During university, I enjoyed reading a book called “Letters from the Countryside,” written by Reuben Archer Torrey III of the American Episcopal Church. What stood out was his redefinition of the church. Torrey argued that the ancient Korean term for church, 敎會 (kyoehoe), meaning “a gathering for teaching,” should be replaced with 交會 (gyohwe), meaning “a community that interacts.” He believed in viewing the church as a community, not just a place of instruction.
The Apostle’s Creed echoes this sentiment, declaring faith in the “communion of saints,” highlighting the church as a distinct and holy community. This uniqueness lies in the special fellowship among believers. Acts 2:41 illustrates this through the early church in Jerusalem, where members selflessly shared possessions with those in need, creating an unmatched sense of communion.
In essence, the church is a sacred and separate community, distinguished by the special bond and fellowship among believers. This idea is deeply rooted in the Scriptures and reflects the essence of the church as a place of unique and meaningful relationships.
Therefore, my preferred definition of a church is a “community of individuals who build relationships through sacrifice.” From this perspective, church life goes beyond attending the collective worship service every Sunday. It involves forming connections and friendships with the people who gather there. Consequently, participating in small groups within the church community is where genuine church life truly begins.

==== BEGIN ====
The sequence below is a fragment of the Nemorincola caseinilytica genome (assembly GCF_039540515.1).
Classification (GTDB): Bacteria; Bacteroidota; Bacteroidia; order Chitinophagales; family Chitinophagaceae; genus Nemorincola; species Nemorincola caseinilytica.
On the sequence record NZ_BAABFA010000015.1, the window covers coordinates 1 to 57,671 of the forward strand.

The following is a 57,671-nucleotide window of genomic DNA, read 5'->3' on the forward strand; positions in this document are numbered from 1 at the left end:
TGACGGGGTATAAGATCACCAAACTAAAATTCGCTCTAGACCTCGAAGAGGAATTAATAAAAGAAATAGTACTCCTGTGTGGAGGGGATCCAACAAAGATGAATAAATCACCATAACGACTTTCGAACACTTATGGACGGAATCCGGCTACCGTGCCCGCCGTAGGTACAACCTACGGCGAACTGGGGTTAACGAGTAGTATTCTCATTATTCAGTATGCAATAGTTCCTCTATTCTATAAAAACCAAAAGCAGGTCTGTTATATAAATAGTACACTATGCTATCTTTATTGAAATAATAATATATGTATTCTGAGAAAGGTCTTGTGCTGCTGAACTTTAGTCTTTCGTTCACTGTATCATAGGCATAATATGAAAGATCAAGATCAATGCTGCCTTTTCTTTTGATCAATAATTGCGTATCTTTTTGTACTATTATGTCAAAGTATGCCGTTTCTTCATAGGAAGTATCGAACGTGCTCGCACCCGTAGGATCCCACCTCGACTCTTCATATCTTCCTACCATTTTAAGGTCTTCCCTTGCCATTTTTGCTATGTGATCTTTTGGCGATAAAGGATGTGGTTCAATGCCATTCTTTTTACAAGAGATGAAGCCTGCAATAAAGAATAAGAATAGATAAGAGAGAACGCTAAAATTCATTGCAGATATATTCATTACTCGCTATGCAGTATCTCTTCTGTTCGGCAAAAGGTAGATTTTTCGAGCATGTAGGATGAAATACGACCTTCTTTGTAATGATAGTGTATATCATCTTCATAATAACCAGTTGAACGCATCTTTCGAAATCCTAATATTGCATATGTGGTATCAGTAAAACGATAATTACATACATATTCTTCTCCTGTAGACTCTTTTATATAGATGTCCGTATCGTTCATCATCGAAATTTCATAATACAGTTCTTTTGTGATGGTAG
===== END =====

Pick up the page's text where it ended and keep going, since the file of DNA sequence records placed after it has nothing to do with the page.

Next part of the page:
Recently, I met a UK-born, second-generation Korean pastor in his late thirties. He transitioned from a financial career to ministry, bridging cultural gaps in a predominantly British congregation over two years. While British churchgoers excel in Bible study, cultural barriers due to British individualism can hinder deeper connections, often taking years to overcome. Preaching “The church is one family” resonates with Koreans but less so with the British audience.
A stark cultural difference is evident in hosting practices. Koreans offer elaborate meals and hospitality, while the British take a casual approach with simple refreshments. Surprisingly, adopting a Korean-style approach, even as a second-generation UK-born pastor, led to British church members appreciating it, highlighting the power of Korean culture in building connections.
Considering the multicultural direction churches are taking, it’s essential to incorporate British culture while valuing the Korean emphasis on community. This approach could create a more appealing church not only to the British but also to family-oriented Asians and Africans.
While some may contemplate attending a Korean church when they come to the UK or experiencing a local church, it’s vital to recognise that church life should revolve around building deep relationships, sharing thoughts and emotions, and dedicating oneself to the community. Church is not a place for seeking new experiences; it’s a place where people share profound thoughts and feelings, sacrificing and committing themselves to one another.